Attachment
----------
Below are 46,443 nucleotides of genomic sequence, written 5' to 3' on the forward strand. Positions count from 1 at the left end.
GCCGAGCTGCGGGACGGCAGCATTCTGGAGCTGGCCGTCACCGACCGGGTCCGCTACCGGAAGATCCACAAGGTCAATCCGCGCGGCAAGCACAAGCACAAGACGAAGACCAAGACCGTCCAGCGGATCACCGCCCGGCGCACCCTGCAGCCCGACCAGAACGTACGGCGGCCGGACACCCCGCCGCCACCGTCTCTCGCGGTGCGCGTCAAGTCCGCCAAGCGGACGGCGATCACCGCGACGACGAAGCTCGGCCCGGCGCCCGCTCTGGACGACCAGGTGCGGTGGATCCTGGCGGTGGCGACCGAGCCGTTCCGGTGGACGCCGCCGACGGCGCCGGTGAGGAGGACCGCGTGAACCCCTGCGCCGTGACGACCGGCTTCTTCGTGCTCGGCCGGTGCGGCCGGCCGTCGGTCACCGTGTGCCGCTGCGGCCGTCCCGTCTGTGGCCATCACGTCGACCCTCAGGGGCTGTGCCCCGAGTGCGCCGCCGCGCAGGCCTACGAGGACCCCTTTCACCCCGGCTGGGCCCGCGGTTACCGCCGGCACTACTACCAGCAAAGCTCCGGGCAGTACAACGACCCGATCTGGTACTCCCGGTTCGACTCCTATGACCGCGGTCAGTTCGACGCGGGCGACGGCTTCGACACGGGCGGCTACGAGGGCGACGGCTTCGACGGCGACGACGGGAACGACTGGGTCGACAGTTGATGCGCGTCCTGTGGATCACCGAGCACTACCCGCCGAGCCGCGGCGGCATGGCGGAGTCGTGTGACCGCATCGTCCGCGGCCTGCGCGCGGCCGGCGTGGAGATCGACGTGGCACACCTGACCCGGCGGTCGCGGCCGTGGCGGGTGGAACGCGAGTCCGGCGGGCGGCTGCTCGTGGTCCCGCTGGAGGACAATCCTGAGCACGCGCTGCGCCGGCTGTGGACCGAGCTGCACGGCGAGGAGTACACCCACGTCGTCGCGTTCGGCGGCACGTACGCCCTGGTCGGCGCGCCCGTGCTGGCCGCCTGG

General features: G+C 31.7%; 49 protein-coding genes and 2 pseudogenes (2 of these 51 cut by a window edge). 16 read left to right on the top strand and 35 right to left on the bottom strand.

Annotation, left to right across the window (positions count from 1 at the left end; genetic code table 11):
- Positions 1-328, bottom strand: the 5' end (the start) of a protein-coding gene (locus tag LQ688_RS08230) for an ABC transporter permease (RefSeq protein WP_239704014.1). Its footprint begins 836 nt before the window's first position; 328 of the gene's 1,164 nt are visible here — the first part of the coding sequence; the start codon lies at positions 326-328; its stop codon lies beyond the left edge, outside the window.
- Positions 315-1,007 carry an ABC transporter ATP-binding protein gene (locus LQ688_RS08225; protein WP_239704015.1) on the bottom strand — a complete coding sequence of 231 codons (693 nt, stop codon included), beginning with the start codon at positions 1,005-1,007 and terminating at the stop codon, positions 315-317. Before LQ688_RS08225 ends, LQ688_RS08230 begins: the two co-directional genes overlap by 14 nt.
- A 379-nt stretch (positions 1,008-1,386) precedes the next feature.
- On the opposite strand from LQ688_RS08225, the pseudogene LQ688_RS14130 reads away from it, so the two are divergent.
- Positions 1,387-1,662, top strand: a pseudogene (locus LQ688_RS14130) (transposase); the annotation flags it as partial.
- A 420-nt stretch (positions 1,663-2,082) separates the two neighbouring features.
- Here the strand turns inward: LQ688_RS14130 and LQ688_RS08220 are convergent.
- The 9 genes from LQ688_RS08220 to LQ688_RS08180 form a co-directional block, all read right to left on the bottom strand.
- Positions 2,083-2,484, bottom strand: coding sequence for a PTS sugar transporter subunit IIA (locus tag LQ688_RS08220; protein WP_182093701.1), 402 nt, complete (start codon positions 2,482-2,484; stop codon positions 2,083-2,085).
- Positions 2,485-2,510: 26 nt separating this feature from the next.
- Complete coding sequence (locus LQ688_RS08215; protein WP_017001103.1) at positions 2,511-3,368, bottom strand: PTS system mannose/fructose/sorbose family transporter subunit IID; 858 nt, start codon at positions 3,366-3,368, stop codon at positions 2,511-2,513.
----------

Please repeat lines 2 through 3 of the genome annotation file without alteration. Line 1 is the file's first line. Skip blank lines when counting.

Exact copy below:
GCCGAGCTGCGGGACGGCAGCATTCTGGAGCTGGCCGTCACCGACCGGGTCCGCTACCGGAAGATCCACAAGGTCAATCCGCGCGGCAAGCACAAGCACAAGACGAAGACCAAGACCGTCCAGCGGATCACCGCCCGGCGCACCCTGCAGCCCGACCAGAACGTACGGCGGCCGGACACCCCGCCGCCACCGTCTCTCGCGGTGCGCGTCAAGTCCGCCAAGCGGACGGCGATCACCGCGACGACGAAGCTCGGCCCGGCGCCCGCTCTGGACGACCAGGTGCGGTGGATCCTGGCGGTGGCGACCGAGCCGTTCCGGTGGACGCCGCCGACGGCGCCGGTGAGGAGGACCGCGTGAACCCCTGCGCCGTGACGACCGGCTTCTTCGTGCTCGGCCGGTGCGGCCGGCCGTCGGTCACCGTGTGCCGCTGCGGCCGTCCCGTCTGTGGCCATCACGTCGACCCTCAGGGGCTGTGCCCCGAGTGCGCCGCCGCGCAGGCCTACGAGGACCCCTTTCACCCCGGCTGGGCCCGCGGTTACCGCCGGCACTACTACCAGCAAAGCTCCGGGCAGTACAACGACCCGATCTGGTACTCCCGGTTCGACTCCTATGACCGCGGTCAGTTCGACGCGGGCGACGGCTTCGACACGGGCGGCTACGAGGGCGACGGCTTCGACGGCGACGACGGGAACGACTGGGTCGACAGTTGATGCGCGTCCTGTGGATCACCGAGCACTACCCGCCGAGCCGCGGCGGCATGGCGGAGTCGTGTGACCGCATCGTCCGCGGCCTGCGCGCGGCCGGCGTGGAGATCGACGTGGCACACCTGACCCGGCGGTCGCGGCCGTGGCGGGTGGAACGCGAGTCCGGCGGGCGGCTGCTCGTGGTCCCGCTGGAGGACAATCCTGAGCACGCGCTGCGCCGGCTGTGGACCGAGCTGCACGGCGAGGAGTACACCCACGTCGTCGCGTTCGGCGGCACGTACGCCCTGGTCGGCGCGCCCGTGCTGGCCGCCTGG

General features: G+C 31.7%; 49 protein-coding genes and 2 pseudogenes (2 of these 51 cut by a window edge). 16 read left to right on the top strand and 35 right to left on the bottom strand.